Others take "contextualization" a whole different direction, saying that if you really want to reach postmodernized cultures and subcultures, you can't preach anything with strong convictions. Certainty is offensive to postmodern sensitivities; firm doctrinal positions are perceived as arrogant; so traditional approaches to Christianity are not only uncool; they are hopelessly ineffectual.
What both sides of the Emergent/emerging divide do agree on (in practice if not in precept) is that the application of spiritual truth should begin with the contemporary cultural context, not the biblical context. That's precisely where I think the idea of missiological contextualization went astray, and it happened at the very start.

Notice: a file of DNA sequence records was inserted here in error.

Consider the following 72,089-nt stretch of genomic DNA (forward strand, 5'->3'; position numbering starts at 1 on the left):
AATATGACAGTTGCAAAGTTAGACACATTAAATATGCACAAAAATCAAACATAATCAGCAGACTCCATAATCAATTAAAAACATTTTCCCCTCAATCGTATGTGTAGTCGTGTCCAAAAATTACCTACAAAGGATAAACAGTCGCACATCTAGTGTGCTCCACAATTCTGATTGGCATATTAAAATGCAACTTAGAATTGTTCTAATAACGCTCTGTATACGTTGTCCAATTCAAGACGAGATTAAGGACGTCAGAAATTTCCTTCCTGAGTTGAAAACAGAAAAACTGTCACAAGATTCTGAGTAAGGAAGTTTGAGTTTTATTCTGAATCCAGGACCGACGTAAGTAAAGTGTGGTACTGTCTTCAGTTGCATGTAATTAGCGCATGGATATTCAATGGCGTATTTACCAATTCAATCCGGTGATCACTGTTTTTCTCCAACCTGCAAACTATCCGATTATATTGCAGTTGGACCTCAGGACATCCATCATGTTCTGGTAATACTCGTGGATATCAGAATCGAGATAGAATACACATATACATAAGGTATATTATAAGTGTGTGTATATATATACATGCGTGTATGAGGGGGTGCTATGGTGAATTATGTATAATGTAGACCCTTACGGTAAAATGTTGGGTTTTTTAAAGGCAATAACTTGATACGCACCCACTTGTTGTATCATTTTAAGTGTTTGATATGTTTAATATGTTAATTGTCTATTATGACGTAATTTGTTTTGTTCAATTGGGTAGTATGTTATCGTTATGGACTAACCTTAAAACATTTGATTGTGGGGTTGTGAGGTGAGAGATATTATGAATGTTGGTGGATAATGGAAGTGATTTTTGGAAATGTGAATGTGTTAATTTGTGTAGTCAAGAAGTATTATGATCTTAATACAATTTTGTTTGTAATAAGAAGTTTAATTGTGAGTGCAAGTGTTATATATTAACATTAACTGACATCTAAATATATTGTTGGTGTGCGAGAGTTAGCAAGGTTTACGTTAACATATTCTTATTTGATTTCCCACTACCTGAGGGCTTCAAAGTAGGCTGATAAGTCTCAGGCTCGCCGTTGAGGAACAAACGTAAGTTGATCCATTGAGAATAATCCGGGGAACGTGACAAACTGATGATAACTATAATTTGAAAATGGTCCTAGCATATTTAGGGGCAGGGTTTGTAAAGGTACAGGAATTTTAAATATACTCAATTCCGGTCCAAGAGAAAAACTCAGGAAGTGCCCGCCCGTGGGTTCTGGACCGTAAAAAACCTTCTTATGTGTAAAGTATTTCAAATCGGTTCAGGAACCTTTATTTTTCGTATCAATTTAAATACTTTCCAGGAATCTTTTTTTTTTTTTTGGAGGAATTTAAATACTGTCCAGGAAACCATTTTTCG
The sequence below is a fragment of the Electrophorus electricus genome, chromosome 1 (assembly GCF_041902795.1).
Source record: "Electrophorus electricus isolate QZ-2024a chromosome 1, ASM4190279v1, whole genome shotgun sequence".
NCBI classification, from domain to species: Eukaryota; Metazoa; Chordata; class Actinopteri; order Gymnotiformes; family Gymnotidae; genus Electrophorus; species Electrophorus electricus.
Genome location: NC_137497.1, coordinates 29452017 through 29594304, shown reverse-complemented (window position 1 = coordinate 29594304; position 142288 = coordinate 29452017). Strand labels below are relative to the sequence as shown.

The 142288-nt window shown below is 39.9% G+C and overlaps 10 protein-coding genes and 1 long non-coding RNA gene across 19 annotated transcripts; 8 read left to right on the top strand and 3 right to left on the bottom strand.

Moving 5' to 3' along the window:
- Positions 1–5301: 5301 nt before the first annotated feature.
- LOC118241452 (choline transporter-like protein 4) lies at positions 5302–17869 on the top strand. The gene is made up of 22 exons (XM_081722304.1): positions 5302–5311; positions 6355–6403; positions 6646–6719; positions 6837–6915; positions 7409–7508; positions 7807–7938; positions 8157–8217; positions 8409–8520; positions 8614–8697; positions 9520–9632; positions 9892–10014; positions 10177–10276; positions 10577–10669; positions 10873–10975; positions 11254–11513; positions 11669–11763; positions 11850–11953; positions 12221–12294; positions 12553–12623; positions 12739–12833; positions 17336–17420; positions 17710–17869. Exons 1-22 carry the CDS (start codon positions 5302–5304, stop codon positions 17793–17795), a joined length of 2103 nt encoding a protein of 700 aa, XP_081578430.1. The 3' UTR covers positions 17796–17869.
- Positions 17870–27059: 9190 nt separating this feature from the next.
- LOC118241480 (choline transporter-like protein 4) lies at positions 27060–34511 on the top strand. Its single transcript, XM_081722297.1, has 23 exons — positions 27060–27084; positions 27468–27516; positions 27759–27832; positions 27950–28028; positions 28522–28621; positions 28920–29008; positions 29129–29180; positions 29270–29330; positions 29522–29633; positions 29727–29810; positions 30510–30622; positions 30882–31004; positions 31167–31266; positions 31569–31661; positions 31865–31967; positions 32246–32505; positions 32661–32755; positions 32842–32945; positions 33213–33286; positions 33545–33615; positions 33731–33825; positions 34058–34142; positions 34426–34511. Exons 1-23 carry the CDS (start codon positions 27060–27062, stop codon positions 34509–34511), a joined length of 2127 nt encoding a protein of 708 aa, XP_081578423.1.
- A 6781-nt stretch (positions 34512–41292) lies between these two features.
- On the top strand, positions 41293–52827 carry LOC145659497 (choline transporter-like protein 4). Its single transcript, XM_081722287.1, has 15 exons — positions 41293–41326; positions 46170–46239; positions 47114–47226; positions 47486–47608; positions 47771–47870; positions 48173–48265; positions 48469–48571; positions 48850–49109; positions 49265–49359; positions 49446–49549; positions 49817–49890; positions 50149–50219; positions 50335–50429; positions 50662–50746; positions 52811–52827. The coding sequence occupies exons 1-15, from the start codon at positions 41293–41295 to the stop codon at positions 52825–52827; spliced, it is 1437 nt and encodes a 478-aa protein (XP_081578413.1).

Oh, and one more thing: the supreme irony here is that the word contextualization itself is a kind of religious jargonthe very kind of thing most contextualizers say we ought to eschew. Do a Google search for the term and see who is using it. Religious peoplestylish evangelicals, postmodernized pundits from the emerging conversation, missiologists, church-growth experts, CT editors, missionaries who toe the School of World Mission line, and evangelical jargonauts of all types. Collectively, they seem to use the word at least 75 times more than anyone else. So it is exactly the kind of Christianese the champions of contextualization say we should stay away from. Odd, isn't it?